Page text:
Jana Vanecek

My nerve In Marble lies—

08.02.2023 | Research Blog Genoa | ChatGPT: neurodiversity movement as a form of “queer cripping” —-> Robert McRuer

As a scholar of disability studies, Robert McRuer has analyzed the intersection of queer and disability identities, a concept he refers to as "queer cripping." Through this lens, the neurodiversity movement can be understood as a form of "queer cripping," challenging ableist norms and creating new forms of disability culture and identity.

McRuer's work emphasizes the idea that disability is not an individual pathology, but rather a social and cultural phenomenon. Similarly, the neurodiversity movement recognizes that there is no single "normal" way of thinking or experiencing the world, and that neurodivergent individuals should not be pathologized or stigmatized.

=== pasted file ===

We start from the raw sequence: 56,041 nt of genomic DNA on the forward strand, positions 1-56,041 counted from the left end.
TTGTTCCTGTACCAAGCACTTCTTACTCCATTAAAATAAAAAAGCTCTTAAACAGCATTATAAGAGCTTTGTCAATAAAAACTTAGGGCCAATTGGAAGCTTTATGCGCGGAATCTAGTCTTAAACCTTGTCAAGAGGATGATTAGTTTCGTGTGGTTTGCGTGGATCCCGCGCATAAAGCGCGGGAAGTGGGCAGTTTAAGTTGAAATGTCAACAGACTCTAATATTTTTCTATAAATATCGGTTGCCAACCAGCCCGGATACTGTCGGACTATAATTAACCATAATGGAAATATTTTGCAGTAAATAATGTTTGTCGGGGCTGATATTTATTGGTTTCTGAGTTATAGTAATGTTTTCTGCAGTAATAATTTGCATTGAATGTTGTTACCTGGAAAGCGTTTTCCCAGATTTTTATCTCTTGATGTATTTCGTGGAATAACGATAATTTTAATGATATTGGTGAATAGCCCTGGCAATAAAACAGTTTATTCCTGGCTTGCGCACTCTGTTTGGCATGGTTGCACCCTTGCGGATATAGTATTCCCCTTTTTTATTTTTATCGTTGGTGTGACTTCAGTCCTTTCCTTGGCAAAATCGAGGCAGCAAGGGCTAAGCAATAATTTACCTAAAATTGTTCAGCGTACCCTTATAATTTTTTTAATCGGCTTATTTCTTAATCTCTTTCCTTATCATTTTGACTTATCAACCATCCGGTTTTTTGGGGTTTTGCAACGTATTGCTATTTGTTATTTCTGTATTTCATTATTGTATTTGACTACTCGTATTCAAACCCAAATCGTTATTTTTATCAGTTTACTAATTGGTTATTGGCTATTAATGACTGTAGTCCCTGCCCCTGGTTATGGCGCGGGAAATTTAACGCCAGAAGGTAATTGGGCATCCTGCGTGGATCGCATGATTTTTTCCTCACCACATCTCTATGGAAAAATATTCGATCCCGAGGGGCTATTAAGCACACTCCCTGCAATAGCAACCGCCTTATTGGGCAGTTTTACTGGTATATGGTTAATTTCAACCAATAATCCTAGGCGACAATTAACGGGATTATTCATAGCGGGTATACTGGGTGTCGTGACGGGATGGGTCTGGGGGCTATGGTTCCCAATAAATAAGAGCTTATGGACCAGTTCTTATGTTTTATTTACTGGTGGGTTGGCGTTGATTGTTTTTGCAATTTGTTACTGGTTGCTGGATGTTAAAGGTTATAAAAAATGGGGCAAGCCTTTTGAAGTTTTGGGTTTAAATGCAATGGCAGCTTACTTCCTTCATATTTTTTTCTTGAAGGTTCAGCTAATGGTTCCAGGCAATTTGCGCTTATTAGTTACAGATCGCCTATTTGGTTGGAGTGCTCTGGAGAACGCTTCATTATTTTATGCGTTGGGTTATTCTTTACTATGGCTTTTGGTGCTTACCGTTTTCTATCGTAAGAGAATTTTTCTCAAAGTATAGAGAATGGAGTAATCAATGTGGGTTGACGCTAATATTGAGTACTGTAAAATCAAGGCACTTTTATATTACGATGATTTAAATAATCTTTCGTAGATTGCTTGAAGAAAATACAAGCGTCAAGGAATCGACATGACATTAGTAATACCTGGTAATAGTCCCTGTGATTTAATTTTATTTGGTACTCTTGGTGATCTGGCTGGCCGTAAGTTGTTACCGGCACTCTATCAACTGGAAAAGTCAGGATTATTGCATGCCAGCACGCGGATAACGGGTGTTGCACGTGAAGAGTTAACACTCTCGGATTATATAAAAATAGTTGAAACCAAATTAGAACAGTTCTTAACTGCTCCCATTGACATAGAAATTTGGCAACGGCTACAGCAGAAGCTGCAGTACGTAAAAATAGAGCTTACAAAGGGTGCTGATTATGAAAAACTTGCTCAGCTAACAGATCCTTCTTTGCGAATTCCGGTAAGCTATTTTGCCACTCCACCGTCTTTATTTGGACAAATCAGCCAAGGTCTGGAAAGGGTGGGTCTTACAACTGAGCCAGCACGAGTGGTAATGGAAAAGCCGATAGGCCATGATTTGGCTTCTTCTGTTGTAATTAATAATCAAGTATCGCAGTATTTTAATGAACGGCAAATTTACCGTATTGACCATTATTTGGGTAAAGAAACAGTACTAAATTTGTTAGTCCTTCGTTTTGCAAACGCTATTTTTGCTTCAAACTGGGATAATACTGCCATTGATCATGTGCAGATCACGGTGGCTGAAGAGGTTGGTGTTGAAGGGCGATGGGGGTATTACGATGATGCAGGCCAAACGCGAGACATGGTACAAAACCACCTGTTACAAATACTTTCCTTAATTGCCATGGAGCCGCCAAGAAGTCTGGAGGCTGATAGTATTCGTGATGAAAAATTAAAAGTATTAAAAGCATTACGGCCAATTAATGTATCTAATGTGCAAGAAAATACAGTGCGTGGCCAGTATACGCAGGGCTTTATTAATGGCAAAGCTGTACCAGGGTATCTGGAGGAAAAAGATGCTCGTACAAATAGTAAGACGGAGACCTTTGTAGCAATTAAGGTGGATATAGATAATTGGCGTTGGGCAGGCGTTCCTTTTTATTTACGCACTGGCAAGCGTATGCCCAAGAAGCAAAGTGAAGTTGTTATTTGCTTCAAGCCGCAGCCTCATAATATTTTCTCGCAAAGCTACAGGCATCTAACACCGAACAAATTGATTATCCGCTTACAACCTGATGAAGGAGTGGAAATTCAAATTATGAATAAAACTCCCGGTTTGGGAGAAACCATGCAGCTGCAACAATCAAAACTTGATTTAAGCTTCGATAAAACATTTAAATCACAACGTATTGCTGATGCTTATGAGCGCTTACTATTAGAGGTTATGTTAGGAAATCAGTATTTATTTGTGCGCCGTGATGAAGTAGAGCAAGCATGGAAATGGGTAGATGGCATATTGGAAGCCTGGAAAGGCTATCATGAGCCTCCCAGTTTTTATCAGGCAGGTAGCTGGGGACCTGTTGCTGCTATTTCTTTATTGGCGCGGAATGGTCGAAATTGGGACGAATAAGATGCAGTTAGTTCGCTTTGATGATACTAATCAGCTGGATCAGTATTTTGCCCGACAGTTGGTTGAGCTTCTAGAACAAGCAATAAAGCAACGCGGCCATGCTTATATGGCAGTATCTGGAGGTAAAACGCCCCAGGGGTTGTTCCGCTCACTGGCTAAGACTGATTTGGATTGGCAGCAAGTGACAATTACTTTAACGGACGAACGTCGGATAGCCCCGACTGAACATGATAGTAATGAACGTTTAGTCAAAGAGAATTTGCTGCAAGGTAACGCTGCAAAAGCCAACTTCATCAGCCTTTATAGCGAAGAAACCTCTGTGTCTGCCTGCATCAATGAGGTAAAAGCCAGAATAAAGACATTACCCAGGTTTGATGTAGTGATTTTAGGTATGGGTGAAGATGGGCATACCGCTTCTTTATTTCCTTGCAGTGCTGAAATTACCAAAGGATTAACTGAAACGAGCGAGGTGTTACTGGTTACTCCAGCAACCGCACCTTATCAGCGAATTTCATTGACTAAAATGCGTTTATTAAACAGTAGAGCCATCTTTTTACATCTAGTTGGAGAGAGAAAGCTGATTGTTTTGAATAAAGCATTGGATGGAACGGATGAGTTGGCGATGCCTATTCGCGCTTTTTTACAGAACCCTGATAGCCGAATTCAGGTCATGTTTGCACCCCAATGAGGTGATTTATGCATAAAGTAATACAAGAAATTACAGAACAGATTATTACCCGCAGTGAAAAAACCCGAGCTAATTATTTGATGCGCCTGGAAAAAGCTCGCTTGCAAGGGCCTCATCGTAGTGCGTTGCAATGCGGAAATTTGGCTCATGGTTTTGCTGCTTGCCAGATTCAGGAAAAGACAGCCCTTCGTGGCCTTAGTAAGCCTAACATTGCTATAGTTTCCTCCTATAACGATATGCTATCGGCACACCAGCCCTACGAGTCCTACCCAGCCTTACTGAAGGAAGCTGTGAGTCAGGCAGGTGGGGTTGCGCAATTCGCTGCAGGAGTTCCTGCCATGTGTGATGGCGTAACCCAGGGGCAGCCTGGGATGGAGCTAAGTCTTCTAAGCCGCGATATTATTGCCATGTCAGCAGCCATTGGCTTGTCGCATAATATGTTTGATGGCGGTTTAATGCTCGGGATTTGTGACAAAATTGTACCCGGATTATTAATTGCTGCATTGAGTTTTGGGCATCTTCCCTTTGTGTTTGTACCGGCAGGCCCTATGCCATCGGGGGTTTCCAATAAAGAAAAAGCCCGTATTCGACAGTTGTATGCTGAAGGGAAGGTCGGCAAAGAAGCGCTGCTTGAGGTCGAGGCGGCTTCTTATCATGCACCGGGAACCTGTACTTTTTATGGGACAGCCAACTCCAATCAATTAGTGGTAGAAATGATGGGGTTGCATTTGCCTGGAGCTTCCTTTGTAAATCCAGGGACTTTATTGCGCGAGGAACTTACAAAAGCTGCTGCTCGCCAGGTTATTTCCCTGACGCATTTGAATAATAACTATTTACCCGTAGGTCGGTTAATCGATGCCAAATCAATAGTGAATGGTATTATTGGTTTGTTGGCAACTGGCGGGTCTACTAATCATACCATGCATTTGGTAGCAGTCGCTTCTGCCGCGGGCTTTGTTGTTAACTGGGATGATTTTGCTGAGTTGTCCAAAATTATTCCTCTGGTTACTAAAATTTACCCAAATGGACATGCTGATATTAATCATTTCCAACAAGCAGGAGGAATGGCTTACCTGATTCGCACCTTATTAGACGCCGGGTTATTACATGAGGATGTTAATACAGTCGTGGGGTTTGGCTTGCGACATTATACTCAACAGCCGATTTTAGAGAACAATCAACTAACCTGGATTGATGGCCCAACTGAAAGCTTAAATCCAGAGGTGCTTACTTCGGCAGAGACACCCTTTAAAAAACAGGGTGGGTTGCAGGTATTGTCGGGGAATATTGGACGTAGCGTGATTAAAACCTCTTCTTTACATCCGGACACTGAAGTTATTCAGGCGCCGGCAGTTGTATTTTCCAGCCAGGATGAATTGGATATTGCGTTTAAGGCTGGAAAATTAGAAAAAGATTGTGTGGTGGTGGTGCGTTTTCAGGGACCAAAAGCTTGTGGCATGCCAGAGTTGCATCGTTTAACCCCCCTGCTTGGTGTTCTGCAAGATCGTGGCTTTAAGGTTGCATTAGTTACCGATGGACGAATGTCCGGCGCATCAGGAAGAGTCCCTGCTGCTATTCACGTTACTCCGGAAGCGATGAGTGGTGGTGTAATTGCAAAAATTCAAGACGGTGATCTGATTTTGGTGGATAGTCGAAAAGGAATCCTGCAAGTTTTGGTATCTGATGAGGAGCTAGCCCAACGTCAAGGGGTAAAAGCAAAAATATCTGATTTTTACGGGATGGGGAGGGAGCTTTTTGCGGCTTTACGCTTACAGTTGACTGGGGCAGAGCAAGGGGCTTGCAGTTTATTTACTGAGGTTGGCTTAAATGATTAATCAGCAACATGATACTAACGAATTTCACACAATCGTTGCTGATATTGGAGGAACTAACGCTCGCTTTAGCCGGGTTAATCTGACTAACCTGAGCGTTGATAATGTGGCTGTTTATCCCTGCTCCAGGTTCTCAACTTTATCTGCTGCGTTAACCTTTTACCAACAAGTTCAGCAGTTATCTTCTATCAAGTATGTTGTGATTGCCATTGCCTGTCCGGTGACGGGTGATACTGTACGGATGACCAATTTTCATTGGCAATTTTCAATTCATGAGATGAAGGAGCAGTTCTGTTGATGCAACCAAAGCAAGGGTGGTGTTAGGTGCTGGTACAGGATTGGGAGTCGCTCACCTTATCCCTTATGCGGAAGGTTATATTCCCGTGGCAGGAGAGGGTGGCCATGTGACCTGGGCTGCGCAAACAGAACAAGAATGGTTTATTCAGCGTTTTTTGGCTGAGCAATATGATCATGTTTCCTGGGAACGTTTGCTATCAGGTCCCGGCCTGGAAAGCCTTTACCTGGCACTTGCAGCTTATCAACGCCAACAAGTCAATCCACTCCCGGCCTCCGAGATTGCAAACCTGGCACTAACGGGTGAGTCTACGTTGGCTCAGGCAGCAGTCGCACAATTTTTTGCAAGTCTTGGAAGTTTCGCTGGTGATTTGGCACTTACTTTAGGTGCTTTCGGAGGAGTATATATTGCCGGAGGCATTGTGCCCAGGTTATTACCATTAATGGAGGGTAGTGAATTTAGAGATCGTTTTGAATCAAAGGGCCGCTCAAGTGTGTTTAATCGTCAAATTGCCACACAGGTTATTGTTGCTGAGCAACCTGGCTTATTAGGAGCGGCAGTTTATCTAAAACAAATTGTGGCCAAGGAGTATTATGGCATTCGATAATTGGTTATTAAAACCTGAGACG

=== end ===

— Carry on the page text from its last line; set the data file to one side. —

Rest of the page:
Moreover, McRuer argues that queer and disabled identities are often constructed as mutually exclusive, with queer individuals seen as hyper-able and disabled individuals seen as asexual or non-sexual. The neurodiversity movement challenges this binary by embracing the diversity of human brains and promoting acceptance of neurodivergent individuals in all aspects of life, including sexuality and relationships.

Through the lens of "queer cripping," the neurodiversity movement becomes a powerful political force that challenges dominant cultural narratives about mental health and disability. By promoting acceptance and celebrating diversity, the movement creates new forms of disability culture and identity that challenge ableist norms and promote social justice.

Overall, Robert McRuer's concept of "queer cripping" provides a valuable framework for understanding the neurodiversity movement as a form of resistance against ableist cultural norms. By emphasizing the intersection of queer and disabled identities, McRuer's work allows us to see how the neurodiversity movement challenges not only the dominant narrative about mental health, but also the larger social and cultural structures that shape our understanding of disability.